When I talk about beading surfaces, what do you think of?
I started beading the traditional way, with needle and thread (peyote, square stitch, right angle weave)! Then I branched out to stringing, done with crimps, and beading wire. Was that enough for me? Heck no!
I joined the Bead Journal Project in 2008 (or so), then started beading on a heavy weight stabilizer, called Peltex (it stiffens the bills of baseball caps). Then, I discovered Lacy’s Stiff Stuff, Flexi-Firm, stiffened felt, and Good Felt! All good beading surfaces, but there’s more!
I beaded on (or around) small beach stones, driftwood, wooden beads, fabric and paper collage, Ultrasuede, art quilts, wet felt, fabric paper, shipping tags, doll forms made from wool felt, paper, perforated metal forms, clothing, and even leather (although I find that challenging)! I beaded with thread, on empty spaces, and have even thrown a few beads in with resin, and concrete, for effect! Here are a few photos of some of my favourites!
As I love intuitive bead embroidery, I generally reach for one of the heavy weight stabilizers! They’re all fairly similar, but I try to pair the stabilizer, with how heavily encrusted my beading will be. Trial and error will teach you what really works! Lacy’s is a good, strong, overall backing, and BeadFX does carry it. We also carry Good Felt, Ultrasuede, and Faux Suede, for those that prefer to work on a coloured, or textured background. Colour has never been an issue for me, because my bead embroidery is quite dense.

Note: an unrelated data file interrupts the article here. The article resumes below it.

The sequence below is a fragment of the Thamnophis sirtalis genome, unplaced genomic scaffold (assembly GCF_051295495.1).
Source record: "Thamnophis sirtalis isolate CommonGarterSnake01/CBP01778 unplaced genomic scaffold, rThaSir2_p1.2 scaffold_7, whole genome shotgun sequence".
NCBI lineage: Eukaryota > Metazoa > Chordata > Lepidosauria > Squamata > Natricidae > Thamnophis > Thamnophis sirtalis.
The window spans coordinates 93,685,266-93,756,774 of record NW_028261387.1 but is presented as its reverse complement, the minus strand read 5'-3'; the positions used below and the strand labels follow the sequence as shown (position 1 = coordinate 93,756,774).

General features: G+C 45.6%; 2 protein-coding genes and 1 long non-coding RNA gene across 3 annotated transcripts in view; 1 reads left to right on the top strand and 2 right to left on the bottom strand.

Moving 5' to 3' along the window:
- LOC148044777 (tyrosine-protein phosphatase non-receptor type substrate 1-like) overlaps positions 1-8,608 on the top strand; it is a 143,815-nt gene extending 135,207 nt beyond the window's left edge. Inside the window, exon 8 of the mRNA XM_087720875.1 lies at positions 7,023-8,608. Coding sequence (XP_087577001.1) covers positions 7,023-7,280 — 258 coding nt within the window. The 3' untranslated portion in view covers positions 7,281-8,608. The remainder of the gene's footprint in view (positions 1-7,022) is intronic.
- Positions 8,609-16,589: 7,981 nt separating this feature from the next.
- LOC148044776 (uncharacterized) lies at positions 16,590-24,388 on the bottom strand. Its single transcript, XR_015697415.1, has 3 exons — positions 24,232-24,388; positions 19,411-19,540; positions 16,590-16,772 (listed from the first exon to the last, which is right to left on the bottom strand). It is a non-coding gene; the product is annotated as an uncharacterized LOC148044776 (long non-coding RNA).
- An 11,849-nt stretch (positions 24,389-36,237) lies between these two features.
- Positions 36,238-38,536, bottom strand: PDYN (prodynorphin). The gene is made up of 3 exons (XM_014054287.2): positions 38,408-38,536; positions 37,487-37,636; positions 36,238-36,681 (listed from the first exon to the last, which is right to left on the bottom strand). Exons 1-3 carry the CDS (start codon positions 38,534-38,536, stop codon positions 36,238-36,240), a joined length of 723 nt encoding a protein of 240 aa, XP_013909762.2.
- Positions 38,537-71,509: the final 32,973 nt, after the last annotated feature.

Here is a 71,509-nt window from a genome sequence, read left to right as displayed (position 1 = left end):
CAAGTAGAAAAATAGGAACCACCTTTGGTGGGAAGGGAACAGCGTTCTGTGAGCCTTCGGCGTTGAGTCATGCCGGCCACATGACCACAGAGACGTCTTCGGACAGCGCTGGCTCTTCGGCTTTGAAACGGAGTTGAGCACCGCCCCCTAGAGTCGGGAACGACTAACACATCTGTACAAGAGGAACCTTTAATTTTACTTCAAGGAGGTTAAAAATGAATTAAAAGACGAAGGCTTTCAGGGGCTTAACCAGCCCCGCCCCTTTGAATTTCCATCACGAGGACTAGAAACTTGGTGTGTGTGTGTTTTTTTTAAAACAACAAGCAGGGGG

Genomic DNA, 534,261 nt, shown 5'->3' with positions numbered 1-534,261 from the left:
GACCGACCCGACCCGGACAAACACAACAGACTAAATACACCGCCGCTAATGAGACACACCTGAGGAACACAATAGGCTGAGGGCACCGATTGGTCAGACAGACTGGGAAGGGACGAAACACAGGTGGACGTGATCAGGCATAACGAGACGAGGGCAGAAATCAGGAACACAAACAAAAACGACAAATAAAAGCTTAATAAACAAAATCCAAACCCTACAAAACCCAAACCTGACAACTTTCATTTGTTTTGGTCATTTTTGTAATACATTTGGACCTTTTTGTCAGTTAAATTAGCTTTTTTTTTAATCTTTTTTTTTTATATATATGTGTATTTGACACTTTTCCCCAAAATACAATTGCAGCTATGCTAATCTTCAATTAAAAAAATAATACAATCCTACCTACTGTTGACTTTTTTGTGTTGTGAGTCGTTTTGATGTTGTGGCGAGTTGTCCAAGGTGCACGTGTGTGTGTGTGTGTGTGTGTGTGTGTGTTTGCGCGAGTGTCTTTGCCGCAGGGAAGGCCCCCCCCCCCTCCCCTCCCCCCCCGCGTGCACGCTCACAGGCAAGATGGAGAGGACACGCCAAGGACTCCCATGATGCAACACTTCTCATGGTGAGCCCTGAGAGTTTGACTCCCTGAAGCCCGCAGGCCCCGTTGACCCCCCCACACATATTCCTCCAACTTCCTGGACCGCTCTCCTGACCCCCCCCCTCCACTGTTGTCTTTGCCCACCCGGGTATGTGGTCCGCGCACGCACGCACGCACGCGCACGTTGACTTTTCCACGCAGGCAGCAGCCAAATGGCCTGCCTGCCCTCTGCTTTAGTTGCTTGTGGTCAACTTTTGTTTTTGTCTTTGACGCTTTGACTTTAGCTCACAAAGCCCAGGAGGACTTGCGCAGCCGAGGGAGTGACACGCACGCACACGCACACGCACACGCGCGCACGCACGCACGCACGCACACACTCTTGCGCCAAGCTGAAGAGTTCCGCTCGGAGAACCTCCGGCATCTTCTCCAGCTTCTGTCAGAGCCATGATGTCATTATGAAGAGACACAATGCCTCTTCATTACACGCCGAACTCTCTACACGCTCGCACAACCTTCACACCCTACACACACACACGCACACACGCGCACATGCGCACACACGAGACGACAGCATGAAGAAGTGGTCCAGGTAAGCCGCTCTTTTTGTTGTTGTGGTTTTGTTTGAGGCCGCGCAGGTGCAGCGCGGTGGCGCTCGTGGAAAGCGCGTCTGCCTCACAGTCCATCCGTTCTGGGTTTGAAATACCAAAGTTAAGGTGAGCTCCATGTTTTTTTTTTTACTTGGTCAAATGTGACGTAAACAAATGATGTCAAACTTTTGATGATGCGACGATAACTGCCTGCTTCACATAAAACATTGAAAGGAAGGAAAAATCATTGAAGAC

I always use Miyuki, Hana, One-G (Toho), or K.O. threads for my bead embroidery projects. Fireline is another option, but I prefer to use it for traditional Beadweaving. But not for fringe! Fringe is best made with thread, for ease of movement. Fireline just ends up too stiff for that.
The beading surfaces that I’ve had the most fun on, are the stones, driftwood, and the small wooden beads that I cover with freeform peyote.I don’t really bead into these surfaces, but I instead, I cover them with fabric, or even just beads and threads.
I want to do more stitching on driftwood, but I’ll need to pull out my trusty Dremel. I’ll probably ignore the leather for a while, because it just isn’t speaking to me. It might be because I’ve been working on the wrong leather, but I think that I’ll wait until I find the right project.
I know someone who has even stitched on bread! I have no desire to stitch on something that may mold, or eventually fall into a tangle of crumbs and thread. But good for her! There’s nothing wrong with experimentation! She didn’t use beads, but you could do that too. I have seen beaded orange peels (dried ones), but I’m not prepared to move in that direction. I plan to stitch, and bead on some leaves, but that’s for the future!
I’ve need to start my next Bead Journal Project series, and I think that I’ll bead some smaller 3-D objects. I want to start on them soon, but I’m still busy with my #stitchmeditations, and #100day project. Do you think that I’ve been too ambitious this year?
Do you want to learn how to cover large wooden beads (Whimsical Freeform Peyote Beaded Beads), add them to fabric collage (Stitch Meditations), or try out my favourite intuitive bead embroidery surface (Beading Without A Net, Intuitive Bead Embroidery), I have classes coming up in May and June. I’d love to see you there!
Stitch Meditation pieces, could be more heavily beaded, and would look fabulous as decorative patches on clothing, or bags (jeans, jean jackets, purses, etc.). Join them together to make a book, box, small wall hanging, needle case, or even a cover for your tablet, phone, or laptop! Chill out, relax, and make something decorative, and useful!
Which beading surfaces are you currently using, and have you ever considered working with alternative ones? Are you using anything that I haven’t covered? If so, I’d love to know which ones!!